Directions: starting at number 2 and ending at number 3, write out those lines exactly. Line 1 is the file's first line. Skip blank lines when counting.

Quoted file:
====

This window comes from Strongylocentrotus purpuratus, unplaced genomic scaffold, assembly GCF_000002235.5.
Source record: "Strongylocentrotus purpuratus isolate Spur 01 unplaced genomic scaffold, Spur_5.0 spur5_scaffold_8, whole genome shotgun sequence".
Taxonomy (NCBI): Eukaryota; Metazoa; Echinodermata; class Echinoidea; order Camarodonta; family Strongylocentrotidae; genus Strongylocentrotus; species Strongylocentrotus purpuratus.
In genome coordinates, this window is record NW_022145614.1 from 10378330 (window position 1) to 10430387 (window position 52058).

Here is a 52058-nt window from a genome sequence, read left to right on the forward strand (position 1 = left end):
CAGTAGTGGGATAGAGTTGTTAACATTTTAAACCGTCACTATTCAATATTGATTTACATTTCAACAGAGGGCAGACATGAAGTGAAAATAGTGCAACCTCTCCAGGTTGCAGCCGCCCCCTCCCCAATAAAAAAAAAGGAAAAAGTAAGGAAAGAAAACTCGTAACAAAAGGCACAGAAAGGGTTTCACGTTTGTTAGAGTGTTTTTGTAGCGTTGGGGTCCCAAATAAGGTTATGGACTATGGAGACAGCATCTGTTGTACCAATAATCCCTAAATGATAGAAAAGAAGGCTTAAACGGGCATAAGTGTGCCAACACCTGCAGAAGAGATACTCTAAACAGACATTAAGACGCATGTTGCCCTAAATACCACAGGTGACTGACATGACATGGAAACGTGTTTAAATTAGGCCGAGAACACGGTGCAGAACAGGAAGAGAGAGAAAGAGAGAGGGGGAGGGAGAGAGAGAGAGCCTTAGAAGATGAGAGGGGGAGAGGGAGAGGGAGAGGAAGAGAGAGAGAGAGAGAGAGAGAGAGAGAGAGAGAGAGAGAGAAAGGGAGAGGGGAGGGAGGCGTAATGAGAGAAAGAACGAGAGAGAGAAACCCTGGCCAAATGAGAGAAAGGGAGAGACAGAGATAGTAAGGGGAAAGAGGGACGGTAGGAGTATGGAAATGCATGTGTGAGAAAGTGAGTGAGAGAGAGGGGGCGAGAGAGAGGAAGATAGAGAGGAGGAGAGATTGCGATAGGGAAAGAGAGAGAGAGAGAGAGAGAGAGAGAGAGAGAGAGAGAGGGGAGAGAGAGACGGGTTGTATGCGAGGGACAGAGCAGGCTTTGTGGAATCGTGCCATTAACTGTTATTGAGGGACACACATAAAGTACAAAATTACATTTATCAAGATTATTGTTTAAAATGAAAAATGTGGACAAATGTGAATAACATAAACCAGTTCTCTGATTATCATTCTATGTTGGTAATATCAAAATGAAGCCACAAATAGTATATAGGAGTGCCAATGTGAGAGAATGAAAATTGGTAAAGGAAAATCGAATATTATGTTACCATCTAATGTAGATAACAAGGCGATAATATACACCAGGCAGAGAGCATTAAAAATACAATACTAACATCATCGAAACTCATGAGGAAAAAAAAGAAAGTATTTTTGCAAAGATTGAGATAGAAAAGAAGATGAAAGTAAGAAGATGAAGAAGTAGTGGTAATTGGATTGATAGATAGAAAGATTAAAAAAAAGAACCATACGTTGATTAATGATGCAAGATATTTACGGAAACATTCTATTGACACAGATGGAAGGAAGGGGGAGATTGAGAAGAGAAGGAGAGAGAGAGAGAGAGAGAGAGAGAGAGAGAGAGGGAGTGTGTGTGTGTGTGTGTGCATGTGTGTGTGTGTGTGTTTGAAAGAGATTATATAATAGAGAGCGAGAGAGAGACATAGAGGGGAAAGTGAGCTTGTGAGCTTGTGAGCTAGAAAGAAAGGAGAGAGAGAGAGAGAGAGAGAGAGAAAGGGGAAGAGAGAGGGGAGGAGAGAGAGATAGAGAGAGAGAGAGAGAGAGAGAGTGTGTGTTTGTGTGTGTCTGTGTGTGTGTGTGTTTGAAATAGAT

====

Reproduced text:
Source record: "Strongylocentrotus purpuratus isolate Spur 01 unplaced genomic scaffold, Spur_5.0 spur5_scaffold_8, whole genome shotgun sequence".
Taxonomy (NCBI): Eukaryota; Metazoa; Echinodermata; class Echinoidea; order Camarodonta; family Strongylocentrotidae; genus Strongylocentrotus; species Strongylocentrotus purpuratus.